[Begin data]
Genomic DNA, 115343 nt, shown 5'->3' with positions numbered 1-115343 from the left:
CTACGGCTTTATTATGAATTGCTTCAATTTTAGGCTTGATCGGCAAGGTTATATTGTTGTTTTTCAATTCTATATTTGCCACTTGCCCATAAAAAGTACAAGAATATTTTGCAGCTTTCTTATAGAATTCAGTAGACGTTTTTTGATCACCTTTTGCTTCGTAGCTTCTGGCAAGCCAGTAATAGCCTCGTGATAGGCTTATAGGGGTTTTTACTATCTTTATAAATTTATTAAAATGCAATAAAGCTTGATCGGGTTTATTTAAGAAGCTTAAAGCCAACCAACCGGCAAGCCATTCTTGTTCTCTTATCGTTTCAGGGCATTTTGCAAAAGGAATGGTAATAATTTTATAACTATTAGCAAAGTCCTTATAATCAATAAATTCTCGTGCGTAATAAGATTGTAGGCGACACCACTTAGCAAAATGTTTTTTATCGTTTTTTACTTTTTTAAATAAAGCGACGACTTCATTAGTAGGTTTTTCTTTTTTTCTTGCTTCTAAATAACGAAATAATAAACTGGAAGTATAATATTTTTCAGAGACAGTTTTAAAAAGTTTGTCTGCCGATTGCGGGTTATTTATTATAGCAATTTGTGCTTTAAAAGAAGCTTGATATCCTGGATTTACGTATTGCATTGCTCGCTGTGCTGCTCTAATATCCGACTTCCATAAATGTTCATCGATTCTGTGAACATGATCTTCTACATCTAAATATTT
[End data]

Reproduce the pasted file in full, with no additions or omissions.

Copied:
Genomic DNA, 115343 nt, shown 5'->3' with positions numbered 1-115343 from the left:
CTACGGCTTTATTATGAATTGCTTCAATTTTAGGCTTGATCGGCAAGGTTATATTGTTGTTTTTCAATTCTATATTTGCCACTTGCCCATAAAAAGTACAAGAATATTTTGCAGCTTTCTTATAGAATTCAGTAGACGTTTTTTGATCACCTTTTGCTTCGTAGCTTCTGGCAAGCCAGTAATAGCCTCGTGATAGGCTTATAGGGGTTTTTACTATCTTTATAAATTTATTAAAATGCAATAAAGCTTGATCGGGTTTATTTAAGAAGCTTAAAGCCAACCAACCGGCAAGCCATTCTTGTTCTCTTATCGTTTCAGGGCATTTTGCAAAAGGAATGGTAATAATTTTATAACTATTAGCAAAGTCCTTATAATCAATAAATTCTCGTGCGTAATAAGATTGTAGGCGACACCACTTAGCAAAATGTTTTTTATCGTTTTTTACTTTTTTAAATAAAGCGACGACTTCATTAGTAGGTTTTTCTTTTTTTCTTGCTTCTAAATAACGAAATAATAAACTGGAAGTATAATATTTTTCAGAGACAGTTTTAAAAAGTTTGTCTGCCGATTGCGGGTTATTTATTATAGCAATTTGTGCTTTAAAAGAAGCTTGATATCCTGGATTTACGTATTGCATTGCTCGCTGTGCTGCTCTAATATCCGACTTCCATAAATGTTCATCGATTCTGTGAACATGATCTTCTACATCTAAATATTT